The best way to reduce the buildup of ice is to remove snow promptly after a snowfall. Also, spreading a small amount of de-icer before a large snowfall will make it easier to shovel/clear/plow right down to the bare pavement/concrete.

For questions about residential or commercial snow and ice management please contact us at

Landscape Lighting

January 7th, 2010

With the holiday season sadly behind us, many of us are packing up decorations and putting our large pine scented ornament to the curb for pickup. The last thing many of us are thinking about is our landscaping. It’s often hard this time of year to even see much of our property since it may be dark when we leave our house in the morning as well as in the evening when we return. This time of year, it would certainly be much easier to appreciate the landscaping on your property (as well as increase the safety around your home) with the addition of a landscape lighting system. Landscape lighting is great in the summer, providing a warm glow and extending the use of your outdoor spaces later into the evening, but it can also be quite beautiful in the winter, illuminating the snow covered branches of an ornamental tree. Even if you are unsure of the potential benefits of having a lighting system installed, don’t hesitate to contact us for a free lighting demonstration on your property.

We are happy to offer free lighting demonstration for all our existing customers. A lighting demo involves a temporary installation of a transformer and light fixtures. All wires are left exposed and fixtures are installed in the ground or temporarily hung where needed. The demonstration will included different types of fixtures such as up lights, down lights, path lights and wall washes. In some situations we will also setup different style fixtures such as copper, stainless and black path light fixtures. You decide on the area you are most interested in lighting (front yard, side yard, and backyard) and we setup a demonstration using the appropriate fixtures to create different lighting effects. You will have the opportunity to see the lights in action for at least 2 nights before we come to take the demonstration down. You will realize very quickly that certain fixtures and certain effects will be very functional in your space and bring out the beauty of your landscape at night.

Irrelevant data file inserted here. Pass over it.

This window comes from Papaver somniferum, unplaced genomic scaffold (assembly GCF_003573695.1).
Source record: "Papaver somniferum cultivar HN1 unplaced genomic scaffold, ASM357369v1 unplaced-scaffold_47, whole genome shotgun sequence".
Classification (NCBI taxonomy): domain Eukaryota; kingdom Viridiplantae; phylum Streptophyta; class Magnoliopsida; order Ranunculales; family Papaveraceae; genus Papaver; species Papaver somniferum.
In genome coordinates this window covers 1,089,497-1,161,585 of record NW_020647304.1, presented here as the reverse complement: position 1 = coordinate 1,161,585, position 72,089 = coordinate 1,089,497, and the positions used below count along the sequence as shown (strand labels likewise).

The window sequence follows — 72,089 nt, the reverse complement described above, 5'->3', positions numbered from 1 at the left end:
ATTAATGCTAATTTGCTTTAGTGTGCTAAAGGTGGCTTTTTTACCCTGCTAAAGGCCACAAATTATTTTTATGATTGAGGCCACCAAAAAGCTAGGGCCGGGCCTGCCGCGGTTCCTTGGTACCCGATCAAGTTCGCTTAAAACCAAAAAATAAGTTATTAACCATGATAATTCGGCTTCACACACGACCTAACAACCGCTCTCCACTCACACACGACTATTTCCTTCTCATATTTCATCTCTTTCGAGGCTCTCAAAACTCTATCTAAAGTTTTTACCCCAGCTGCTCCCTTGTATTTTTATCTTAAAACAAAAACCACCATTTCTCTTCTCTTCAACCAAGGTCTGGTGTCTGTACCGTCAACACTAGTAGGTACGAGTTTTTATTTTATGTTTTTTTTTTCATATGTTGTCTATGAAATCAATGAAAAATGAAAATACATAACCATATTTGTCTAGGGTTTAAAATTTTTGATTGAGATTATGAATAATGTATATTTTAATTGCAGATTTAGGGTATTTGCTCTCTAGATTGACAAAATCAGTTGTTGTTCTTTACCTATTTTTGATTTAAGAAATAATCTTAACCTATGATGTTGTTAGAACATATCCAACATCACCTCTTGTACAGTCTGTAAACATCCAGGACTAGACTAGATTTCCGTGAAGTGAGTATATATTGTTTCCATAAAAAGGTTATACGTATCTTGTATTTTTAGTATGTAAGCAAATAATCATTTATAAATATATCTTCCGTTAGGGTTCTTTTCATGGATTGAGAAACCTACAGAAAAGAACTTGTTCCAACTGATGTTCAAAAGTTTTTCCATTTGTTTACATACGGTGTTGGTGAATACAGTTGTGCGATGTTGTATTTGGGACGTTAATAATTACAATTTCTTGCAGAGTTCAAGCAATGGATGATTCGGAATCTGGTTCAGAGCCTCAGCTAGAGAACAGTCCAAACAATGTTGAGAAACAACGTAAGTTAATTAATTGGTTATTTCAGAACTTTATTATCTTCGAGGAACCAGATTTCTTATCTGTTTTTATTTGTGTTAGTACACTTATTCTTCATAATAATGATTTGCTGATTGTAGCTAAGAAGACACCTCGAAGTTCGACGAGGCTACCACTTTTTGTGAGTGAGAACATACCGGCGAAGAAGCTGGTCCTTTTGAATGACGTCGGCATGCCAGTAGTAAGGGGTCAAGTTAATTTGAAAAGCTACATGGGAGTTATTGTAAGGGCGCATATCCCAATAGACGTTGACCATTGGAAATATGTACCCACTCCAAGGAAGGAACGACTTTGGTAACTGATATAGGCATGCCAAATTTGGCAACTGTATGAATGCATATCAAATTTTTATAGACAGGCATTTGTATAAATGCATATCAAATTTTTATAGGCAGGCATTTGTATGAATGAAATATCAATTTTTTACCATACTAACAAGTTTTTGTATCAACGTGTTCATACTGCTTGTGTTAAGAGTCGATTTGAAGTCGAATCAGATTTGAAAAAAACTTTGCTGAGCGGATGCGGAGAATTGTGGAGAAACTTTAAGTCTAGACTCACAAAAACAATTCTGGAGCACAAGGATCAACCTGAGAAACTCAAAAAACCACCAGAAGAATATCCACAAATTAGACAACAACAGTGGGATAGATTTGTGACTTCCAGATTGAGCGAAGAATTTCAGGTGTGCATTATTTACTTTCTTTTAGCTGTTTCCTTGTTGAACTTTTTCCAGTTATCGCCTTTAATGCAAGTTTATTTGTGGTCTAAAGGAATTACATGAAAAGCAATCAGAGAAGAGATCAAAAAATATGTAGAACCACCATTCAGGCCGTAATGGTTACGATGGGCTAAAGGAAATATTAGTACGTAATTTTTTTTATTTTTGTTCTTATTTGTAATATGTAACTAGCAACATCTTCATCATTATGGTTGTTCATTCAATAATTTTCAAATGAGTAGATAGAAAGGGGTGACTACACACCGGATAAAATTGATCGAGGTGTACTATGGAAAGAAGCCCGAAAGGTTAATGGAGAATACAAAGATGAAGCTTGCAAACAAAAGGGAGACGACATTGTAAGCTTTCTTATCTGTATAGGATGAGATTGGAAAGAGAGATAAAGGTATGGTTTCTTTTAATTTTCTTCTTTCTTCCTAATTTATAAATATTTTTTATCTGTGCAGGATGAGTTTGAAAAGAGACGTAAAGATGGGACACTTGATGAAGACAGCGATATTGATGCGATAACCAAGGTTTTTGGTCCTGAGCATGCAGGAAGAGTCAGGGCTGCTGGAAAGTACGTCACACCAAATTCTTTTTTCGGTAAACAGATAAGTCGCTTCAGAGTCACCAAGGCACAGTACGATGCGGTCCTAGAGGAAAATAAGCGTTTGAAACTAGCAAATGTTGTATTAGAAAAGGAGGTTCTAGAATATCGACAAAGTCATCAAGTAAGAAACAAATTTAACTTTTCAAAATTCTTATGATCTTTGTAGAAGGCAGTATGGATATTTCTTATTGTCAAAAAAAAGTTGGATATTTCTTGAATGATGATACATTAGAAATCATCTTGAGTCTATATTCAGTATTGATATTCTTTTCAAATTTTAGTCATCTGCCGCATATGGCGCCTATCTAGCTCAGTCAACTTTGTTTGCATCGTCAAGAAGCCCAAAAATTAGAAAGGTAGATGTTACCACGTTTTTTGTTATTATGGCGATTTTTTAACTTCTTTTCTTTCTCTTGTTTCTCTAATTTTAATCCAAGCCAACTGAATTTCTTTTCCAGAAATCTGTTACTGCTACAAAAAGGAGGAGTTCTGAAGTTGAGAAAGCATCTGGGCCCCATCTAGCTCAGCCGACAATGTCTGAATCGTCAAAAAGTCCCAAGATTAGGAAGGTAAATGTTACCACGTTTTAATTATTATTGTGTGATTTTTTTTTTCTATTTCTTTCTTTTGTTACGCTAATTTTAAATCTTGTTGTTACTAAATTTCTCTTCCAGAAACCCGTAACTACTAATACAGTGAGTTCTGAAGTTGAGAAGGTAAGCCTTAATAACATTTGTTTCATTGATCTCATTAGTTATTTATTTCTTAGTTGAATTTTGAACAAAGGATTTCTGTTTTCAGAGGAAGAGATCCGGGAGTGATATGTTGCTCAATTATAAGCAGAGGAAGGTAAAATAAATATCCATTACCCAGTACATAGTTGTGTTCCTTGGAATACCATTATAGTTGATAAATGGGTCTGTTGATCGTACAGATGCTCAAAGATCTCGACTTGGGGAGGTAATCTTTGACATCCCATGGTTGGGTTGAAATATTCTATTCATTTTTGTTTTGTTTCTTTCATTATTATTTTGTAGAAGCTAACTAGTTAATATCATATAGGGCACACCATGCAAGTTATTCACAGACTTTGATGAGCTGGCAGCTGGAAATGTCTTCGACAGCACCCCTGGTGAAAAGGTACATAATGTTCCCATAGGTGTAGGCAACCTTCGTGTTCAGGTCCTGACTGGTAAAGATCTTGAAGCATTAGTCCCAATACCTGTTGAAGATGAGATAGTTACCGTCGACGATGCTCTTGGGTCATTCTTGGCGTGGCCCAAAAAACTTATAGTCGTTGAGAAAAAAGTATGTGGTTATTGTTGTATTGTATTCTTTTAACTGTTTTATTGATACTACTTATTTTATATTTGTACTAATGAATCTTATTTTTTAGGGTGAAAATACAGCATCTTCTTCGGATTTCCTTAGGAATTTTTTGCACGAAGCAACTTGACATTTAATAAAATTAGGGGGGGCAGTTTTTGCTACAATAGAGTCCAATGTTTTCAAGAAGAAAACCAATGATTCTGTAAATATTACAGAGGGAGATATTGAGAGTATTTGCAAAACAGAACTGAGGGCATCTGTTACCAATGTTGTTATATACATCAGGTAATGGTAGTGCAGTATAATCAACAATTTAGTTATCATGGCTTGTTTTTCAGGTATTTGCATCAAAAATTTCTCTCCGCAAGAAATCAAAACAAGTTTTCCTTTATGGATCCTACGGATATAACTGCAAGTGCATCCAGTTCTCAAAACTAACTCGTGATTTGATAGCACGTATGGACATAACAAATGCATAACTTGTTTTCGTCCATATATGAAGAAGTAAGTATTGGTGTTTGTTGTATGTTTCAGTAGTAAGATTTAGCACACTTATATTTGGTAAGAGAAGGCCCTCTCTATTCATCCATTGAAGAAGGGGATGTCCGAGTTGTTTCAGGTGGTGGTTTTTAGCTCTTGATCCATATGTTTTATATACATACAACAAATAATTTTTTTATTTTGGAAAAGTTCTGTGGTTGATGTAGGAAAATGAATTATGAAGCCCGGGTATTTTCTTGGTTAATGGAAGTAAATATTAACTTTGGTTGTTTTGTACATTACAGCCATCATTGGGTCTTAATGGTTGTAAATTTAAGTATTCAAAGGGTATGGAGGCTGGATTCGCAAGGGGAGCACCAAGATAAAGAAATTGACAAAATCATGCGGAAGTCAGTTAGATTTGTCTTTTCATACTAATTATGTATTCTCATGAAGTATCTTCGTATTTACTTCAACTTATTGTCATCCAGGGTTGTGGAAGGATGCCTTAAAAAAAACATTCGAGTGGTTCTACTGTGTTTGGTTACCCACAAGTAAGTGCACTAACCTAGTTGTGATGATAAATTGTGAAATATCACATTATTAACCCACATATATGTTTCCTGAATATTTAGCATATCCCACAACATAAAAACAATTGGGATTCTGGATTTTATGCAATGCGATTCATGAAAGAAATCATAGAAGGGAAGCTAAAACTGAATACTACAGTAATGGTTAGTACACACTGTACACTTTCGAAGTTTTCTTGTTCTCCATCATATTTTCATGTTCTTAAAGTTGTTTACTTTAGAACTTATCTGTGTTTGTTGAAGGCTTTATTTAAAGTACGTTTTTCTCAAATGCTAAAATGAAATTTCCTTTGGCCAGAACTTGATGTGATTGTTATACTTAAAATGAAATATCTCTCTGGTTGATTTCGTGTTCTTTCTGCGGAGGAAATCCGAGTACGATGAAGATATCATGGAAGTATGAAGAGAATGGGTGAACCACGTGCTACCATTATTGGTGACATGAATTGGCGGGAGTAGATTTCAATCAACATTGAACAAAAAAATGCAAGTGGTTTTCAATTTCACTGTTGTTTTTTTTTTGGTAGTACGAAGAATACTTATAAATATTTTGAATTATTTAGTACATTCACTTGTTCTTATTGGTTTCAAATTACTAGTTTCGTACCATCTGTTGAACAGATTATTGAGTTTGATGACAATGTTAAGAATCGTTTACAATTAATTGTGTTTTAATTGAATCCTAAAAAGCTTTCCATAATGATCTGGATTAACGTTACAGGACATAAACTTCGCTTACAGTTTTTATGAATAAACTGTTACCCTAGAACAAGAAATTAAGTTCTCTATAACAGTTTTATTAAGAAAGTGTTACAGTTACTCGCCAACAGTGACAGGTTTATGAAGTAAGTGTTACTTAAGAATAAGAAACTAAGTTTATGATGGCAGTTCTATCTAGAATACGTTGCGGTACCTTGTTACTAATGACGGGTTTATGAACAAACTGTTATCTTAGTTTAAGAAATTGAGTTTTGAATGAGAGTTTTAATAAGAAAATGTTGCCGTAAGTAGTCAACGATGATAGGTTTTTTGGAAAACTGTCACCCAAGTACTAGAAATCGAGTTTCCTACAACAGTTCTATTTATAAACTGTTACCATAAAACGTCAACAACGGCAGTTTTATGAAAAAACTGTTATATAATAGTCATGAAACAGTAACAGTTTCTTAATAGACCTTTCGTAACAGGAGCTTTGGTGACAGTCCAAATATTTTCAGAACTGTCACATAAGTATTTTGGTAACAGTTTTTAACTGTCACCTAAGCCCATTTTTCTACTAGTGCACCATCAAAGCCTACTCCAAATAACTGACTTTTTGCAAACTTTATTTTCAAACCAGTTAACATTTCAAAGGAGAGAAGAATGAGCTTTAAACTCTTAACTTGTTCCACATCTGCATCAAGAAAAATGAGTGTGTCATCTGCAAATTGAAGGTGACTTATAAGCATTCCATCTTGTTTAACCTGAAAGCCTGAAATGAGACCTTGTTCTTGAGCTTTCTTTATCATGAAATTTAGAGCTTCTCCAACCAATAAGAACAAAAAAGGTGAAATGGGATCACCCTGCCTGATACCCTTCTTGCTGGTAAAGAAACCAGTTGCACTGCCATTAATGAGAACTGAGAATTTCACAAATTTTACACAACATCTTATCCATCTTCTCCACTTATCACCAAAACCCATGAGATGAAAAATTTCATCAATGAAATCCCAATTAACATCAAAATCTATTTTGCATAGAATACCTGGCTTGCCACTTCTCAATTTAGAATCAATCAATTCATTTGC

Most of the fixtures we install are solid metal fixtures made of copper, bronze or stainless steel and come with 10 year warrantees. Depending on the lamp used in each fixture, low voltage will typically use about a quarter of the energy that a typical hardwired fixture would. Also, low voltage installations are much safer than hardwired installations because the elimination of any chance of electrocution. Functionally and esthetically, low voltage fixtures reduce or eliminate the problems associated with the glare caused by larger hardwired installations since the lamps are hidden and generally provide indirect light that doesn’t washout the entire landscape.

From your preferences we can prepare a quote giving you the Good/Better/Best options based on your needs. The lighting demonstration is a no obligation, free service we offer to our clients. But be warned, once you and your family live with the benefits of landscape lighting for a few days, you’ll wonder how you got by without it.